One of the most asked questions I get is some variation of “whats tools do you use to resell?” They don’t mean hammers and nails, although if you’re repairing wooden chairs to resell, those certainly would be pertinent. Because I sell primarily on Amazon and secondarily on eBay, I have a small repertoire of items, apps, and services that I use which allow me to work more efficiently and make more money while I’m doing it. This list will be constantly updated so make sure to check back to see how it evolves as I am not one who appreciates stagnation. This post is chock full of affiliate links to Amazon, so don’t be a dick and buy it without clicking.
My Cell Phone
This might seem simple and I don’t say it because I think that people don’t think to have a smartphone, just that they assume they need something way better to level up to a point where they can be a full-time reseller (note: you don’t want to be a full-time reseller, you want to make a full-time income working as little as possible). I have an iPhone 6sPlus, which is a really, really old phone in today’s consumer-tech environment, but it gets the job done so I haven’t made the switch yet. I use this to not only film a good portion of my YouTube videos but also to look up items as I am searching them out in thrift stores, garage sales, flea markets, etc… I just use the camera or keyboard on my phone to everything up. I know, so simple. You DO NOT need a Bluetooth scanner. I repeat: YOU DO NOT NEED A BLUETOOTH SCANNER. Will it help? Sure. Will it make going through bulk books much, much faster? Absolutely. But if you’re going through thrift stores looking up old Christmas decor prices on eBay, what the hell is a Bluetooth scanner going to do for you? If you want one, that’s fine, too. People make way too big a deal about this. My recommendation? Unless you have a specific need for something else, just buy the cheapest.
This is going to be broken up into two categories. The first category is ink printers, used for printing off individual labels, normal business stuff, and in a pinch for replacing thermal labels if your thermal printer craps out. I use an Epson ET-2550, which comes from the Epson Eco-Tank Printer line. Sometimes these cost a shit ton (I bought my Epson ET-2550 for $149 and its currently up to $700) but usually, the newest in-stock model is reasonably priced. I use these because you can just fill up the ink reservoir instead of buying new ink cartridges every other day. If you can find another printer that functions this way, I’m sure it works fine, too. For thermal printers, I have two separate ones. I use a DYMO LabelWriter 450 for printing off FBA labels from InventoryLab, or I use a Zebra LP2844. Personally, I don’t like Rollo printers and would not support them with my money. A lot of people do and I am sure they work fine, I just don’t like the way the business is run. I’ve printed off hundreds of thousands of labels on my Zebra LP2844 and it’s still running strong.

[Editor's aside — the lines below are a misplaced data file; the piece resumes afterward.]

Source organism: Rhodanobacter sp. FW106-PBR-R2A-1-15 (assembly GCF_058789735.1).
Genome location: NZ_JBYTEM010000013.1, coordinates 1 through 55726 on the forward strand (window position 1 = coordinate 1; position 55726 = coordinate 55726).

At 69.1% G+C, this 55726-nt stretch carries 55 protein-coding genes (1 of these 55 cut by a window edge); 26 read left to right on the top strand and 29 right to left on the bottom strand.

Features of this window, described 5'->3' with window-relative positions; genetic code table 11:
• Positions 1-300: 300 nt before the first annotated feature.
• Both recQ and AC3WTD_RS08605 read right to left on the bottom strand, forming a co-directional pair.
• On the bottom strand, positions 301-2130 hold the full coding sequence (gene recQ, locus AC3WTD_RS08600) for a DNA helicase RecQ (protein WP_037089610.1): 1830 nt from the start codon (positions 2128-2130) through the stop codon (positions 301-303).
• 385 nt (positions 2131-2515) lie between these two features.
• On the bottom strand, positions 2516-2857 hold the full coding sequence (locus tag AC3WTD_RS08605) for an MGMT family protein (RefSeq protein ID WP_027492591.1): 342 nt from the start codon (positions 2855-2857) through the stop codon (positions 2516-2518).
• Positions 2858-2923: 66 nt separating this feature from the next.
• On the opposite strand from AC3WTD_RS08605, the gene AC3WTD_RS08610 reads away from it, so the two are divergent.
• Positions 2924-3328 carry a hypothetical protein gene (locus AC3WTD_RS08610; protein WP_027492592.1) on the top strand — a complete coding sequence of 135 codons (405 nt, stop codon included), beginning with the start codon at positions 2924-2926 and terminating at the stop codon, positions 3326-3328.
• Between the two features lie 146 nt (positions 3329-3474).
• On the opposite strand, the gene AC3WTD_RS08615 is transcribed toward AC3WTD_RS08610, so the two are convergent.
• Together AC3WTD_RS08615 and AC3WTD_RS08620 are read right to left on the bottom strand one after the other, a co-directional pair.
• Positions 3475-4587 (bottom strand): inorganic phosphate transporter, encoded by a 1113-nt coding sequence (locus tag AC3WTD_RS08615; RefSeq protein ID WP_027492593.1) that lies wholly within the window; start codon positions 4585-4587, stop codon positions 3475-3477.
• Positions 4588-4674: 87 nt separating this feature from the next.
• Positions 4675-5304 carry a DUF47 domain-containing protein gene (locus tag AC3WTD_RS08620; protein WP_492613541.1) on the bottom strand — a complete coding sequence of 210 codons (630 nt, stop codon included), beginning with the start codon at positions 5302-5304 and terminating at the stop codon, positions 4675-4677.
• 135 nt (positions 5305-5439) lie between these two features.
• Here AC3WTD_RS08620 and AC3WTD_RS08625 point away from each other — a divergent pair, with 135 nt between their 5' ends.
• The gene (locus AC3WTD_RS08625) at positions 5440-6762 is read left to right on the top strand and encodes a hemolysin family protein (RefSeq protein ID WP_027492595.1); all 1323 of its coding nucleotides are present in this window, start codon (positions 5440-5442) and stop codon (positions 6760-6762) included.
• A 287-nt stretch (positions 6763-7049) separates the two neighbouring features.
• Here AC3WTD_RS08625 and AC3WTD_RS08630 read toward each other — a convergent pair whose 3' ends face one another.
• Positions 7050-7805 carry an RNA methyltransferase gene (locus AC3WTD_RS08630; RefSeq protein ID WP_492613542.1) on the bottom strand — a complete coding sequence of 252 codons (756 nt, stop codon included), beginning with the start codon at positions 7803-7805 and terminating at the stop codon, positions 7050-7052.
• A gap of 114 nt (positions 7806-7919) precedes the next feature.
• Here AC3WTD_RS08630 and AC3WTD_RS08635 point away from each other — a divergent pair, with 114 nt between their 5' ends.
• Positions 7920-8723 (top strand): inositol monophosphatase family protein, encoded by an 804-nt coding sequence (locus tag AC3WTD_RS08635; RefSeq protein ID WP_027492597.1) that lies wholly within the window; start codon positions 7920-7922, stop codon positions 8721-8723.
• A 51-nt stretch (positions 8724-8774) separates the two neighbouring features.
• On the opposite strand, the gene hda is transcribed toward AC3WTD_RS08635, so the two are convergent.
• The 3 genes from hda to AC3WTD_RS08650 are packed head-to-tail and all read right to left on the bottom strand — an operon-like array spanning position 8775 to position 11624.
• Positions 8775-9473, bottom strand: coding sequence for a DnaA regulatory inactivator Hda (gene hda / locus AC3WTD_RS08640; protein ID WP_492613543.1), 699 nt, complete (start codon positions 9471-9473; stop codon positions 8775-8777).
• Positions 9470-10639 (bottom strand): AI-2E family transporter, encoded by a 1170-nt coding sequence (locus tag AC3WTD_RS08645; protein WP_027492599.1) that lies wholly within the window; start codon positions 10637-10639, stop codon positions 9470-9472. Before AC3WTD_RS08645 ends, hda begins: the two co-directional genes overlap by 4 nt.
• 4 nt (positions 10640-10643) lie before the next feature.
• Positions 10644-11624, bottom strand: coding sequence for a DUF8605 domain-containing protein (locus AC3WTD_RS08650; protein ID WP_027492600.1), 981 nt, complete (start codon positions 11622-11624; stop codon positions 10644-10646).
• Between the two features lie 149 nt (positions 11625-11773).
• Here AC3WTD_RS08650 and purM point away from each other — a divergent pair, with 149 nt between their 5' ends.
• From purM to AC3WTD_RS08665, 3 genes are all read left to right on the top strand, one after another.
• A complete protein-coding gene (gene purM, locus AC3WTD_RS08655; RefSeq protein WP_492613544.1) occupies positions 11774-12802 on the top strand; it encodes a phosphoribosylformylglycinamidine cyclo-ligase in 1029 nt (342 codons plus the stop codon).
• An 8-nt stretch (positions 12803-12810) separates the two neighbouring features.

Basic Office Tools
You’re going to need some basic office tools too-
- a tape measure that easily bends
- a toothbrush to clean out gunk from cracks
- some sort of disinfectant
- something to remove adhesive
- Duck brand packing tape (one of the few things I recommend buying name brand because off-brand packing tape is absolute trash)
- a screwdriver set
- a stapler
And probably some other mundane stuff that I will add to this list later.
A postal scale
This is a relatively overlooked one- I’ve gone through 4 scales in the past 6 years and, by far the best has been this Accutek 440Lbs Postal Scale, just make sure you don’t step on the LCD reader, which I have done twice. It gets the job done for essentially any package you are going to be shipping. It won’t weigh pallets but, if you’re weighing pallets, you probably should just invest in a pallet scale.
I should make some of these myself. They’re just little plastic tools that you can use to peel up retail labels. Nothing special. Cheap as hell, too.
You can get these two main ways. The first way is to buy them online. There are tons of companies that sell cardboard boxes online. I will link to Amazon for the sake of affiliate sales, but in reality, you’re probably just going to buy them from Home Depot or Lowe’s or something like that, if you choose to buy them at all, which brings us to our second way of getting cardboard boxes: raiding recycling dumpsters behind big box stores. And don’t tell me there aren’t any big box stores around you, there are.
This is the software I use to upload my FBA plans. It also does some neat tracking stuff, like inventory value, profit based on tag, and what types of items are selling best for you. I don’t really use them much for that because most of my FBA sales are one-offs that I find at thrift stores, but if you are doing private label or wholesale, it may prove invaluable to have that kind of information.
Reprice it is your standard repricing software. I use it to make sure that I have the buy box as often as possible without getting into a price war to the bottom. I’ve used it for years. I should probably figure out someone who does this but has an affiliate plan that I can cash in on for everyone who signs up because, in my experience, repricers are all very similar in scope.
This is free and what I use for doing my bookkeeping. I use cash accounting so it’s as simple as money-in/money-out. If you are intimidated by doing your own accounting, I recommend getting an accountant. You can usually get year-end books done for $500-$1000.
I think that’s pretty much it for now. I will update this as more items come to mind, but I don’t think you need anything beyond this to get started.